Coal Age

MAR 2019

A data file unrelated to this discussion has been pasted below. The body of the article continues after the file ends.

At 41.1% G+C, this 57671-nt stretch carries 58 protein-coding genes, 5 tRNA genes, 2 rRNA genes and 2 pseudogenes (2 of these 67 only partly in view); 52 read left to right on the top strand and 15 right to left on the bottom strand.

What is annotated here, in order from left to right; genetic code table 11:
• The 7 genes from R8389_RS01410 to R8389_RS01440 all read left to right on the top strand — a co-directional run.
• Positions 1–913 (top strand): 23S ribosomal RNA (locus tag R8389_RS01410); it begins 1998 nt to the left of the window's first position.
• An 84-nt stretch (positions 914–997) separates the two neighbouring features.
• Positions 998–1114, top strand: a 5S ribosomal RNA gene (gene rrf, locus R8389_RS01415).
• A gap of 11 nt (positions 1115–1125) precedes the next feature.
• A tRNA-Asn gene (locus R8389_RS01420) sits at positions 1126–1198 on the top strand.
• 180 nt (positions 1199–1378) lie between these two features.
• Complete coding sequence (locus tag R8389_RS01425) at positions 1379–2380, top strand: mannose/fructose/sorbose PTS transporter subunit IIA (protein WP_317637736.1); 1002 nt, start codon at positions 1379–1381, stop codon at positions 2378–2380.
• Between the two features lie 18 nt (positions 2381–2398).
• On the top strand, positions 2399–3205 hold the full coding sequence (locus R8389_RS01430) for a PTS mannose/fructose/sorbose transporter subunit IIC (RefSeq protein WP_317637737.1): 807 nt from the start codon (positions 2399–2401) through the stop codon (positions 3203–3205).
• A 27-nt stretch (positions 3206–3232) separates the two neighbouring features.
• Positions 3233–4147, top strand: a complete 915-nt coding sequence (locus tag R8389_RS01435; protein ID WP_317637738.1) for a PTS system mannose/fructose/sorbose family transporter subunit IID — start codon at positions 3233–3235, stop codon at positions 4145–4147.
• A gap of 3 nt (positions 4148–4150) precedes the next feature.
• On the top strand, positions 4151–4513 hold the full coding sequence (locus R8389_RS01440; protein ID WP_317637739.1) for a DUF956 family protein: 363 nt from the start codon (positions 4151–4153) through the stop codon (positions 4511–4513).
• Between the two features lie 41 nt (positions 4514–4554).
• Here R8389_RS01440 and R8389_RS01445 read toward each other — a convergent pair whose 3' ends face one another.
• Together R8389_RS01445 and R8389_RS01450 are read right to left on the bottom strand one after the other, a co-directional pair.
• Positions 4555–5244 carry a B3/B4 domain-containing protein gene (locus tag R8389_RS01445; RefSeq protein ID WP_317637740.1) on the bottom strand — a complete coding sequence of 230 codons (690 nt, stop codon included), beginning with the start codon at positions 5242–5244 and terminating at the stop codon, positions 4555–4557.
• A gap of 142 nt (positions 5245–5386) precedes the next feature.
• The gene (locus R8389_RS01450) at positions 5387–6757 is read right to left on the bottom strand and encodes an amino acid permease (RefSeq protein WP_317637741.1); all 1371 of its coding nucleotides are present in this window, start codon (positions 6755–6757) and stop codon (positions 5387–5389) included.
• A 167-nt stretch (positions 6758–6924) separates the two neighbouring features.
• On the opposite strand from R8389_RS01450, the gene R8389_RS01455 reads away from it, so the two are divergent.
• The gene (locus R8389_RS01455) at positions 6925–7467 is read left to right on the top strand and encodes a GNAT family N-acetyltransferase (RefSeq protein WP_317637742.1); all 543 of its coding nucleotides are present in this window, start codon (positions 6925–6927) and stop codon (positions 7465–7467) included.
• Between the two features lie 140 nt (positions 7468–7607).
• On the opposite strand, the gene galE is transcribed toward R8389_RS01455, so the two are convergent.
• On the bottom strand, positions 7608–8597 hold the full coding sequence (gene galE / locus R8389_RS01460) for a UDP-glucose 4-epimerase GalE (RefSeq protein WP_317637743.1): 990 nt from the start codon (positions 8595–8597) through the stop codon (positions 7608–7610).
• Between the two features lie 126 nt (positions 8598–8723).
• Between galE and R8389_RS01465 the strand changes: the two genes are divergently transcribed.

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12 www.coalage.com March 2019 u.s. news continued It appears unclear how that might happen, however, although it is pos- sible that Kentucky U.S. Republican Sen. Mitch McConnell, the Senate ma- jority leader, and Sen. Rand Paul could push legislation to keep the unit open. Although neither senator tipped his hand, Sen. Paul accused the TVA board of prolonging the "war on coal" he said started under the previous ad- ministration of Democratic President Barack Obama. "It's unacceptable an unelected federal agency like TVA can show such blatant disregard for the views of the very people they are supposed to be serving," Paul said. "Perhaps it is time to hold them ac- countable and reconsider their status and benefits as a federal agency." Currently, the U.S. president appoints the TVA board. At pres- ent, there are two vacancies on the nine-member board. Prior to the vote, Sen. McConnell spoke about what he referred to as the Obama administration's "hostility to- ward coal communities. Here in Para- dise, the last remaining coal unit is too important to shutter, especially for the hundreds of jobs it supports both di- rectly and indirectly. This unit's full im- pact is felt far beyond the plant's bound- aries. The economy of this entire region is invested in its work and its future." Murray Energy Idles KenAmerican Resources Paradise No. 9 Mine Murray Energy Corp. will idle the Ke- nAmerican Resources Inc. Paradise No. 9 mine effective immediately due to market conditions, the company said. All employees affected during this idle period have been notified, and to the extent possible, positions at the compa- ny's other operations have been offered. In recent years, Ohio's Murray En- ergy Corp. has supplied most of the steam coal to the Tennessee Valley Au- thority's (TVA) Paradise Steam Plant Unit 3. On February 14, the TVA's board of directors voted 6-1 to retire the last remaining unit at the plant in Muhlen- berg County. The 971-megawatt facility will be retired by December 31, 2020. Former Armstrong Official Charged With Conspiracy During February, U.S. Attorney Russell M. Coleman announced a former su- pervisor and safety official from Arm- strong Coal had been charged with conspiracy to defraud an agency of the United States government by what he called "deceit, trickery and dishon- est means." The charges are against a former manager, Glendal "Buddy" Hardison, and relate to results of tests performed on the daily levels for breath- able dust at two mines in Kentucky: the Parkway mine in Muhlenberg County and the Kronos mine in Ohio County. Hardison allegedly met with Ron Ivy, a former safety director at the Kronos mine who was also indicted, and an- other person in 2013, and ordered them to do whatever they had to do to "make the pumps come in." This indictment is in addition to the eight previous offi- cials already charged in July 2018. The indictment stated that Hardi- son and other tried to deceive federal mine safety regulators as to the daily levels of breathable dust at the mines. The federal grand jury also charged the nine officials with making false state- ments about the results of the tests that were required to be conducted every 60 days to protect certain "des- ignated occupations." These occupa- tions were ones that are in the dustiest and most dangerous job assignments in a coal mine, Coleman said. The Mine Safety and Health Admin- istration conducted the investigation. The charges state that Armstrong officials allegedly removed dust test- ing devices early in the miners' shifts and placed the devices in less dusty or "clean air." Also that during a test- ing period, officials allegedly replaced miners who ran the most dust-causing machines with miners who were not wearing the dust testing devices, so the company would pass the tests. It also alleged that Armstrong officials fabri- cated and submitted dust sampling test results on days the mine was shut down or otherwise not in operation and that officials ordered testing devices to be run in "clean air" before and after shifts to skew the test results. It also stated that a mine superintendent allegedly ordered a safety official to take whatev- er action necessary to ensure the com- pany passed dust sampling tests. Armstrong Coal, which is now bankrupt, is designated on the indict- ment as an unindicted co-conspirator. The Kronos mine remains in op- eration under a new name, the Gene- sis mine, and new ownership, Murray Energy. The Parkway mine is no lon- ger open. The case is being prosecuted by Assistant U.S. Attorneys Randy Ream, Corinne Keel and MSHA's Jason Grover. Report Confirms Positive Outlook for Four Corners Power Plant Navajo Transitional Energy Co. (NTEC) released a report by Wash- ington, D.C., firm Energy Ventures Analysis (EVA) entitled, "Owning Four Corners is a Good Deal for NTEC and the Navajo Nation." The report re- futes a December 2018 IEEFA study that claimed NTEC's 7% ownership in the Four Corners Power Plant was a bad investment that could cost NTEC $170 million from 2020 to 2027. The EVA study explained that data used to lead the IEEFA to their claim of losses was based on data compiled in years when the power plant's two units were undergoing major up- grades that resulted in units being off line for a substantial amount of time. The 13-page study detailed and refuted the five central claims made by the Institute for Energy and Eco- nomic and Financial Analysis (IEEFA) study, "A Bad Bet: Owning the Four Corners Power Plant is a Risky Gam- ble for the Navajo Nation and the Plant's Other Owners." U.S. News Continued from Page 7 U.S. News Continued on Page 14

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